1. Whitehead Institute for Biomedical Research and,
2. Department of Biology, Massachusetts Institute of Technology, Cambridge, Massachusetts 02142, USA
3. Molecular Pathology Unit and Center for Cancer Research, Massachusetts General Hospital, Charlestown, Massachusetts 02129, USA
4. Broad Institute of Harvard and MIT, Cambridge, Massachusetts 02142, USA
5. Department of Pathology, Harvard Medical School, Boston, Massachusetts 02115, USA
6. These authors contributed equally to this work.
7. Present address: Center for Regenerative Medicine and Cancer Center, Massachusetts General Hospital, Harvard Medical School and Harvard Stem Cell Institute, Boston, Massachusetts 02414, USA.
Correspondence to: Rudolf Jaenisch1,2 Correspondence and requests for materials should be addressed to R.J. (Email: jaenisch@wi.mit.edu).

Nuclear transplantation can reprogramme a somatic genome back into an embryonic epigenetic state, and the reprogrammed nucleus can create a cloned animal or produce pluripotent embryonic stem cells. One potential use of the nuclear cloning approach is the derivation of 'customized' embryonic stem (ES) cells for patient-specific cell treatment, but technical and ethical considerations impede the therapeutic application of this technology. Reprogramming of fibroblasts to a pluripotent state can be induced in vitro through ectopic expression of the four transcription factors Oct4 (also called Oct3/4 or Pou5f1), Sox2, c-Myc and Klf4. Here we show that DNA methylation, gene expression and chromatin state of such induced reprogrammed stem cells are similar to those of ES cells. Notably, the cells—derived from mouse fibroblasts—can form viable chimaeras, can contribute to the germ line and can generate live late-term embryos when injected into tetraploid blastocysts. Our results show that the biological potency and epigenetic state of in-vitro-reprogrammed induced pluripotent stem cells are indistinguishable from those of ES cells.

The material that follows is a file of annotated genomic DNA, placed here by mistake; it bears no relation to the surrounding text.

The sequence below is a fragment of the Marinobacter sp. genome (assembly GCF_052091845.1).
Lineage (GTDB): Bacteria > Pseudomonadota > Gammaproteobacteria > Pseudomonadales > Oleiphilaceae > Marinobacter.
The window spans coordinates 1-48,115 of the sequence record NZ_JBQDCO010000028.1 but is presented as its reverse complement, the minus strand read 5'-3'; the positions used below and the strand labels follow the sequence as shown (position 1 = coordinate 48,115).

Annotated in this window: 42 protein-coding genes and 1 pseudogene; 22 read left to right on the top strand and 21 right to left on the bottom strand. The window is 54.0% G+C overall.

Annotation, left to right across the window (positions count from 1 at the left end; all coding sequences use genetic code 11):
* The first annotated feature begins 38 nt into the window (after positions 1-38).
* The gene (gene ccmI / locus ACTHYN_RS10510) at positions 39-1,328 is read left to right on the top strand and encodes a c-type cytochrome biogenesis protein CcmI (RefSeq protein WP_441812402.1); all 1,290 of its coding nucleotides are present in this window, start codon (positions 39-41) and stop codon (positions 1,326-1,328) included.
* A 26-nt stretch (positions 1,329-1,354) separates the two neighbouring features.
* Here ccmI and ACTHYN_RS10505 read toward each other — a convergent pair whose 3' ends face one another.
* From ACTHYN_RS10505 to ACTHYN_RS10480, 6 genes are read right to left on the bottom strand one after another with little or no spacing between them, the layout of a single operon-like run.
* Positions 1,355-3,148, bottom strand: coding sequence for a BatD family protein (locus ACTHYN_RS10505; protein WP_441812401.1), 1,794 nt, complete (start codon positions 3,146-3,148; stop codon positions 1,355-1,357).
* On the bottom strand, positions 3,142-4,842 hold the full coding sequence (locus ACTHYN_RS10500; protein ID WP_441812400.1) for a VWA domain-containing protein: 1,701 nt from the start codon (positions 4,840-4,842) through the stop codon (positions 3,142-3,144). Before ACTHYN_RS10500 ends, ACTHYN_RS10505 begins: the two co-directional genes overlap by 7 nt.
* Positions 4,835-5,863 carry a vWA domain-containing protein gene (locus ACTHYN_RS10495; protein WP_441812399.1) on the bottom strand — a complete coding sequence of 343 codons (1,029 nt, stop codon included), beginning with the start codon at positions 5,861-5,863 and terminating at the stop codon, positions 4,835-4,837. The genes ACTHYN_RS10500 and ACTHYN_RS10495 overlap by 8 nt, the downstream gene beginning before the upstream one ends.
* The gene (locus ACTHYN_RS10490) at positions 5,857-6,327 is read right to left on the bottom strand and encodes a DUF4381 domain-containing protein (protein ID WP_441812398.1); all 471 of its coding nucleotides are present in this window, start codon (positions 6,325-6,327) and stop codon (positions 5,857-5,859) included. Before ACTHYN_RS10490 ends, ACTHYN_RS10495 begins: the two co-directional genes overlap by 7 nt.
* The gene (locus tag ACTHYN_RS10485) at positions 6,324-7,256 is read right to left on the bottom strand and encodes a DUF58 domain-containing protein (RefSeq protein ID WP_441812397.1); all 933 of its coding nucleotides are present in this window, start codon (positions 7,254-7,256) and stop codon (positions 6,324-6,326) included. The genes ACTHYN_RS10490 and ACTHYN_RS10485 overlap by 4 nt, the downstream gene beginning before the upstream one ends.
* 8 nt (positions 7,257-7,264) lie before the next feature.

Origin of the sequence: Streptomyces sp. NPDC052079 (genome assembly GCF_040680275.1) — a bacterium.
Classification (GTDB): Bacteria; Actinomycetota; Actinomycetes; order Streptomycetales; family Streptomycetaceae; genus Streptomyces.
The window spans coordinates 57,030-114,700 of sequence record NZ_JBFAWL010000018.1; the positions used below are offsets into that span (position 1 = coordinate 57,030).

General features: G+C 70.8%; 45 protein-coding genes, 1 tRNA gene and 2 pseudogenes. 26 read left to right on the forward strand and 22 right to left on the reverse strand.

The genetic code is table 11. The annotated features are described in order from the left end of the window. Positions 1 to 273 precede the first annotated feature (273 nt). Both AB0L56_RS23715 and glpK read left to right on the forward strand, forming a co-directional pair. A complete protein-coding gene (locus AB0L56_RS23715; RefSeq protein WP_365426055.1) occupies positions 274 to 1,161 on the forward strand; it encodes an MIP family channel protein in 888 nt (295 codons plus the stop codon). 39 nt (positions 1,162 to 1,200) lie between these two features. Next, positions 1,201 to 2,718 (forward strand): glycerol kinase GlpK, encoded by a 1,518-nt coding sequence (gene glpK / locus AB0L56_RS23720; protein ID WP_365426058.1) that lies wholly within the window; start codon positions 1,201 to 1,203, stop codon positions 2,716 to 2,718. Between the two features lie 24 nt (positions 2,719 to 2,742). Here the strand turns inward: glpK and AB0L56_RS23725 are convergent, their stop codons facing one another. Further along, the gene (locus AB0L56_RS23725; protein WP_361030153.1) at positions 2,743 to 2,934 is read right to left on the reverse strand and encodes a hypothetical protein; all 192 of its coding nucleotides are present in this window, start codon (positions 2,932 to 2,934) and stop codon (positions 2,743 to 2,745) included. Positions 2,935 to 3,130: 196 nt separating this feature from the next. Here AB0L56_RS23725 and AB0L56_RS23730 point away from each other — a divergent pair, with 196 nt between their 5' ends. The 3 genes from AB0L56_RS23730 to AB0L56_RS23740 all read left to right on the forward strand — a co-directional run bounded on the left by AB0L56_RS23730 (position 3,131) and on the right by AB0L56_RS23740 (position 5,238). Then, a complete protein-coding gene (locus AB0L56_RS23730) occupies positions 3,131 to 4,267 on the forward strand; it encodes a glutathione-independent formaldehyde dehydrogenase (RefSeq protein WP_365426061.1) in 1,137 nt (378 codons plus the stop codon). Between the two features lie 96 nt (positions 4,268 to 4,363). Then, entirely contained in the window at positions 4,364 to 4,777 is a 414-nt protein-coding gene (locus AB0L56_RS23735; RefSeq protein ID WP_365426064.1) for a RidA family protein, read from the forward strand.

18 posted on 06/06/2007 4:27:26 PM PDT by hocndoc (http://www.lifeethics.org/www.lifeethics.org/index.html)
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To: hocndoc

Thanks for the abstracts and offer, but I’m only interested in legit freebies.

Cell Stem Cell is slated to launch in July, 2007.

http://www.cellpress.com/misc/page?page=prcellstemcell


19 posted on 06/06/2007 7:24:13 PM PDT by neverdem (May you be in heaven a half hour before the devil knows that you're dead.)
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To: ZGuy; 2ndMostConservativeBrdMember; afraidfortherepublic; Alas; al_c; american colleen; annalex; ...

.


20 posted on 06/06/2007 8:11:48 PM PDT by Coleus (Woe unto him that call evil good and good evil"-- Isaiah 5:20-21)
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To: Coleus; nickcarraway; narses; Mr. Silverback; Canticle_of_Deborah; TenthAmendmentChampion; ...
Pro-Life PING

Please FreepMail me if you want on or off my Pro-Life Ping List.

21 posted on 06/06/2007 8:38:51 PM PDT by cpforlife.org (A Catholic Respect Life Curriculum is available at KnightsForLife.org)
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To: r9etb

http://online.wsj.com/article_print/SB118113311623826356.html (excerpts)

Stem-Cell Advance May Skirt Ethical Debate
Scientists Return Adult Cells
Back to Embryonic State;
‘We’ll All Get More Money’
By GAUTAM NAIK
June 7, 2007; Page B1

Scientists have created embryonic stem cells without using eggs or destroying embryos, an advance that may sidestep the knottiest ethical dilemmas that have slowed stem-cell research.